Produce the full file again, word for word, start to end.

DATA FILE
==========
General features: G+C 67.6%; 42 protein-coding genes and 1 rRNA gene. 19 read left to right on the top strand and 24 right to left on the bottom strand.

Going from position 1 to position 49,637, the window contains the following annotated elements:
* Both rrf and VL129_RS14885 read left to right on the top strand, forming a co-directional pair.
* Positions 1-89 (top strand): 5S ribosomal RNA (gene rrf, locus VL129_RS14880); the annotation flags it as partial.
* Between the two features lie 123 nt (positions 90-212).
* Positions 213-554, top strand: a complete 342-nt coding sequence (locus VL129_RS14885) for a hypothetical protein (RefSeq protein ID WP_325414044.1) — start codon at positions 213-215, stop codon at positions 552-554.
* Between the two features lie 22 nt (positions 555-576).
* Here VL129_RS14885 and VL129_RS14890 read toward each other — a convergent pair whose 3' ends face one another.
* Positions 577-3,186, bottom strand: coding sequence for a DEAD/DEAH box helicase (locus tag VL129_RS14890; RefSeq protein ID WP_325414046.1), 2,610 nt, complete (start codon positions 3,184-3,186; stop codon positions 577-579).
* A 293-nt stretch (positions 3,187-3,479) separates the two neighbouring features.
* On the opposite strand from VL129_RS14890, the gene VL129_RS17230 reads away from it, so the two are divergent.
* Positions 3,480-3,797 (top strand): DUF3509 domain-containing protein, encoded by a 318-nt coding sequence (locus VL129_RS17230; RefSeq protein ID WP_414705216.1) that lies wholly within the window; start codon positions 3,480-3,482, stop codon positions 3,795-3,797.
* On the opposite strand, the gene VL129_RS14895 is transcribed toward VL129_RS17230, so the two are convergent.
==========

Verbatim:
General features: G+C 67.6%; 42 protein-coding genes and 1 rRNA gene. 19 read left to right on the top strand and 24 right to left on the bottom strand.

Going from position 1 to position 49,637, the window contains the following annotated elements:
* Both rrf and VL129_RS14885 read left to right on the top strand, forming a co-directional pair.
* Positions 1-89 (top strand): 5S ribosomal RNA (gene rrf, locus VL129_RS14880); the annotation flags it as partial.
* Between the two features lie 123 nt (positions 90-212).
* Positions 213-554, top strand: a complete 342-nt coding sequence (locus VL129_RS14885) for a hypothetical protein (RefSeq protein ID WP_325414044.1) — start codon at positions 213-215, stop codon at positions 552-554.
* Between the two features lie 22 nt (positions 555-576).
* Here VL129_RS14885 and VL129_RS14890 read toward each other — a convergent pair whose 3' ends face one another.
* Positions 577-3,186, bottom strand: coding sequence for a DEAD/DEAH box helicase (locus tag VL129_RS14890; RefSeq protein ID WP_325414046.1), 2,610 nt, complete (start codon positions 3,184-3,186; stop codon positions 577-579).
* A 293-nt stretch (positions 3,187-3,479) separates the two neighbouring features.
* On the opposite strand from VL129_RS14890, the gene VL129_RS17230 reads away from it, so the two are divergent.
* Positions 3,480-3,797 (top strand): DUF3509 domain-containing protein, encoded by a 318-nt coding sequence (locus VL129_RS17230; RefSeq protein ID WP_414705216.1) that lies wholly within the window; start codon positions 3,480-3,482, stop codon positions 3,795-3,797.
* On the opposite strand, the gene VL129_RS14895 is transcribed toward VL129_RS17230, so the two are convergent.